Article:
Progression Towards Sustainability in the National Delivering Assisted Living Lifestyles at Scale: “dallas” Programme

Devlin, A.M. , McGee-Lennon, M., Bouamrane, M.-M., O'Connor, S., Chetty, U., O'Donnell, C.A. and Mair, F.S. (2016) Progression Towards Sustainability in the National Delivering Assisted Living Lifestyles at Scale: “dallas” Programme. In: 45th Annual Scientific Meeting of the Society for Academic Primary Care (SAPC), Dublin, Ireland, 6-8 July 2016,

Devlin, A.M. , McGee-Lennon, M., Bouamrane, M.-M., O'Connor, S., Chetty, U., O'Donnell, C.A. and Mair, F.S. (2016) Progression Towards Sustainability in the National Delivering Assisted Living Lifestyles at Scale: “dallas” Programme. In: 45th Annual Scientific Meeting of the Society for Academic Primary Care (SAPC), Dublin, Ireland, 6-8 July 2016,

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Publisher's URL: https://sapc.ac.uk/conference/2016/abstract/progression-towards-sustainability-national-delivering-assisted-living

Abstract

Problem: The ‘dallas’ programme was a pan-UK programme designed to deliver a broad portfolio of digital tools and services for Healthcare self-management and preventive care through leveraging the potential of technologies. There is currently great interest in the factors which contribute to, or impede, the implementation of such complex interventions at scale and in real world settings. Approach: We conducted a longitudinal qualitative evaluation to help us chart the complex change processes within and across the ‘dallas’ programme during its lifecycle (May 2012 - May 2015). We have drawn on a rigorous socio-technical theory; Normalisation Process Theory (NPT), which has been used previously to investigate the implementation of e-Health interventions. We conducted a series of in-depth, e-Health Implementation Toolkit (e-HIT) -led interviews at ‘Baseline’ (n=17); ‘Mid-point’ (n=21); and ‘End-point’ (n=10) of the ‘dallas’ programme, with a purposive sample of key stakeholders from each of the four ‘dallas’ communities. Ethnographic data was gathered at ‘dallas’ Lead Stakeholders’ meetings/events held at key points during the evolution of the programme. Data were analysed using a Coding Frame work drawing from NPT and synthesis of results was guided by Framework Analysis. Findings: Data analysis showed that key stakeholders recognised the role that ‘dallas’ has played in enabling them to operationalise aspects of Service re-design to deliver more personalised, digital tools and services for citizens and health service users. The ‘dallas’ communities reported significant “distance travelled” towards sustaining new service models developed during the programme. For example, some communities were awarded EU Reference Site status, others had attracted significant onward funding, whilst other new models were being integrated into routine service provision. Several of the stakeholders also reported arriving at "destinations" that were unforeseen at the outset of the programme, such as a shift to aligning more closely with pro-active GP practices when implementing some Telehealth interventions. Consequences: As the ‘dallas’ communities progressed towards ‘End-point’ there was evidence of greater ‘Coherence’ across the four communities resulting in sharing of knowledge to help sustainability at a wider programme level. There was also active emergence of knowledge during real-world implementation of ‘dallas’. This resonates with the current literature on implementation of interventions in uncertain, complex systems such as Healthcare services in the real world. Importantly, the knowledge captured from the process evaluation of the unique ‘dallas’ programme will help identify underpinning factors that may contribute to, or impede, such complex eHealth implementations programmes in the future.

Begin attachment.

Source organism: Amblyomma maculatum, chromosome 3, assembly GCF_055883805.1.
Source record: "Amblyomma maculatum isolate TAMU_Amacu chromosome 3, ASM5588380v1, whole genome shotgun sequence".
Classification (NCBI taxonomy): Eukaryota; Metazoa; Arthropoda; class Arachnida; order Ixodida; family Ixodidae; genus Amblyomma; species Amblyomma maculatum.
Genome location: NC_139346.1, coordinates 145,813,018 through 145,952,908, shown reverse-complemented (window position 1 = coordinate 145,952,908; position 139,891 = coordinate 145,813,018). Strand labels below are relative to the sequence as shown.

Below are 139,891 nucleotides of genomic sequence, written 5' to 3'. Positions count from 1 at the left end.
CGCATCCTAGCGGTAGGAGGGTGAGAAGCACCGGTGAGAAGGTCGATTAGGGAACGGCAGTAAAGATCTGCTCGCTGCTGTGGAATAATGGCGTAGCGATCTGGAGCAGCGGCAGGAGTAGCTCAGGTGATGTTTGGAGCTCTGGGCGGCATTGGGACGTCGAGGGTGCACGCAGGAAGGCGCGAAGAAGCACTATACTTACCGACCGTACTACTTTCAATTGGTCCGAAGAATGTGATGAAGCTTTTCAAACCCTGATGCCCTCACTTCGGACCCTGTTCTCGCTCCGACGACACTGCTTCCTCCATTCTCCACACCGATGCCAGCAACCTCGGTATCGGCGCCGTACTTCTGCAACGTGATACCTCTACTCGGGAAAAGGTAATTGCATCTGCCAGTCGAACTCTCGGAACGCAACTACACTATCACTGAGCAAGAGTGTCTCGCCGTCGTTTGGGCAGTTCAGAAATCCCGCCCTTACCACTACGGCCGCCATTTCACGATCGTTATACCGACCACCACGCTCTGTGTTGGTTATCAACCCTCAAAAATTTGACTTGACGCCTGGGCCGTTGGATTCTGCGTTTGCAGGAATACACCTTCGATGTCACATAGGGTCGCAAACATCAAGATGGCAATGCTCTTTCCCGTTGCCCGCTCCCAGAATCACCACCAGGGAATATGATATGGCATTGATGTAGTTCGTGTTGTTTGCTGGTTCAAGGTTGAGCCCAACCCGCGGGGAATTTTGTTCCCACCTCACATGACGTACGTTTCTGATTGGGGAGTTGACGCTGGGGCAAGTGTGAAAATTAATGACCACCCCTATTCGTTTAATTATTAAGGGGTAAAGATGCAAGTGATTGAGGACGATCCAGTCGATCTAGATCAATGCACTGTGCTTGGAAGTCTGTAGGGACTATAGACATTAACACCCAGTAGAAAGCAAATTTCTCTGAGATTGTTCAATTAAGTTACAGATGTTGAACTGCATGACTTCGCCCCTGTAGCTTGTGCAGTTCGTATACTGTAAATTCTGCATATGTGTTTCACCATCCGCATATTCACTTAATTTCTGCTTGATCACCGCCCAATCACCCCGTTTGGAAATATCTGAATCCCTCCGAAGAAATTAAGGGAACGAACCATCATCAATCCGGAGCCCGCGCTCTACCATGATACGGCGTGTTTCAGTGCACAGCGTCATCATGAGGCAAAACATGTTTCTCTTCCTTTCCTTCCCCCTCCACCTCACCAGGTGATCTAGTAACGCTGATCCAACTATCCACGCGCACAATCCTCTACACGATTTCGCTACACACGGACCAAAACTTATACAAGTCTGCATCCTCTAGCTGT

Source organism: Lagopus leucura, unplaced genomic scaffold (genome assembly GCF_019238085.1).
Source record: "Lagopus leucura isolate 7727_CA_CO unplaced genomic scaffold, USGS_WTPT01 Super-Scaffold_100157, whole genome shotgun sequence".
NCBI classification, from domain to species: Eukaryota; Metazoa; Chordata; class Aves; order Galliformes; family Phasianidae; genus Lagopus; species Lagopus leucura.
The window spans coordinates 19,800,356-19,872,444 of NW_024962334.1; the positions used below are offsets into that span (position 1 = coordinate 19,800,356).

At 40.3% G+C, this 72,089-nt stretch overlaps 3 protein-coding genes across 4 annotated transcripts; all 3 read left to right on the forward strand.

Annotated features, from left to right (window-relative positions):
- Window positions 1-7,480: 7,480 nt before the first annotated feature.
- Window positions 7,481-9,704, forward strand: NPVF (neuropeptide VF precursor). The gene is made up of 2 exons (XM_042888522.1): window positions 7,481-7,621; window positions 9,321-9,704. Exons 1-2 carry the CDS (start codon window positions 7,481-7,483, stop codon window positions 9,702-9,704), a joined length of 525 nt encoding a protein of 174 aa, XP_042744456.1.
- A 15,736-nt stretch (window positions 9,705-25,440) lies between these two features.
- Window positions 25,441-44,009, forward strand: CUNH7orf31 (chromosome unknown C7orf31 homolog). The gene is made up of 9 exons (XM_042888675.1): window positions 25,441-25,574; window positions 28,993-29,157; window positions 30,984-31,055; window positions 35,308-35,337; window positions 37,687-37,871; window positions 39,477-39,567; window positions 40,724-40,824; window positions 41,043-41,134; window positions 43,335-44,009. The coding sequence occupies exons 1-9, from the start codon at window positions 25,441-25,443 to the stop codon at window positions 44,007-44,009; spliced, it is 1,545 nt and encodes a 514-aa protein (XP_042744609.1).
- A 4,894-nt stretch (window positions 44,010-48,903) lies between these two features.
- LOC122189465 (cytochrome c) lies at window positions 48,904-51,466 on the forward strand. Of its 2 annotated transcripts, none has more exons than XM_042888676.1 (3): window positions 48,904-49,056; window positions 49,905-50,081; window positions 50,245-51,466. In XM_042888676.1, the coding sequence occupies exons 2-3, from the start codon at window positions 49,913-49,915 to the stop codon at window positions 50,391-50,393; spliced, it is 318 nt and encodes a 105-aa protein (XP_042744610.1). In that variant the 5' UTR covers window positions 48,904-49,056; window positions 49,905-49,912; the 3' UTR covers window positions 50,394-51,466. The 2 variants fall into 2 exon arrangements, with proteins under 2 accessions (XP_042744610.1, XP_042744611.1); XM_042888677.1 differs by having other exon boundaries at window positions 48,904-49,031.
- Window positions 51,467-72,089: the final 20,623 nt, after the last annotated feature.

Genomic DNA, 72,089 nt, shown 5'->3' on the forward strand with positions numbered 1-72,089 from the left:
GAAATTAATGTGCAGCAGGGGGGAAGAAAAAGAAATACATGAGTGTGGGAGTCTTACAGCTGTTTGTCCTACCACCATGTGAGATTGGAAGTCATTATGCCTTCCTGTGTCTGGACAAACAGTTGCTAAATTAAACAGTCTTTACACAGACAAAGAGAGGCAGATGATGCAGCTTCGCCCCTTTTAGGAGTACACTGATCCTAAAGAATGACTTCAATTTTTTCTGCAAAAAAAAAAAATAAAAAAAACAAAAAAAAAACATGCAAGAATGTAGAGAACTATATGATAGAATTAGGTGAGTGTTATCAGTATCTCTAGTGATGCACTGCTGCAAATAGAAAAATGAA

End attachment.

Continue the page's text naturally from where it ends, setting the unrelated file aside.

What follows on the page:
Item Type:Conference Proceedings
Status:Published
Refereed:Yes
Glasgow Author(s) Enlighten ID:McGee-Lennon, Dr Marilyn and Bouamrane, Dr Matt-Mouley and Devlin, Dr Alison and Mair, Professor Frances and Chetty, Dr Ula and O'Connor, Dr Suzy and O'Donnell, Professor Catherine
Authors: Devlin, A.M., McGee-Lennon, M., Bouamrane, M.-M., O'Connor, S., Chetty, U., O'Donnell, C.A., and Mair, F.S.
College/School:College of Medical Veterinary and Life Sciences > Institute of Health and Wellbeing > General Practice and Primary Care
College of Medical Veterinary and Life Sciences > Institute of Health and Wellbeing > MRC/CSO Unit

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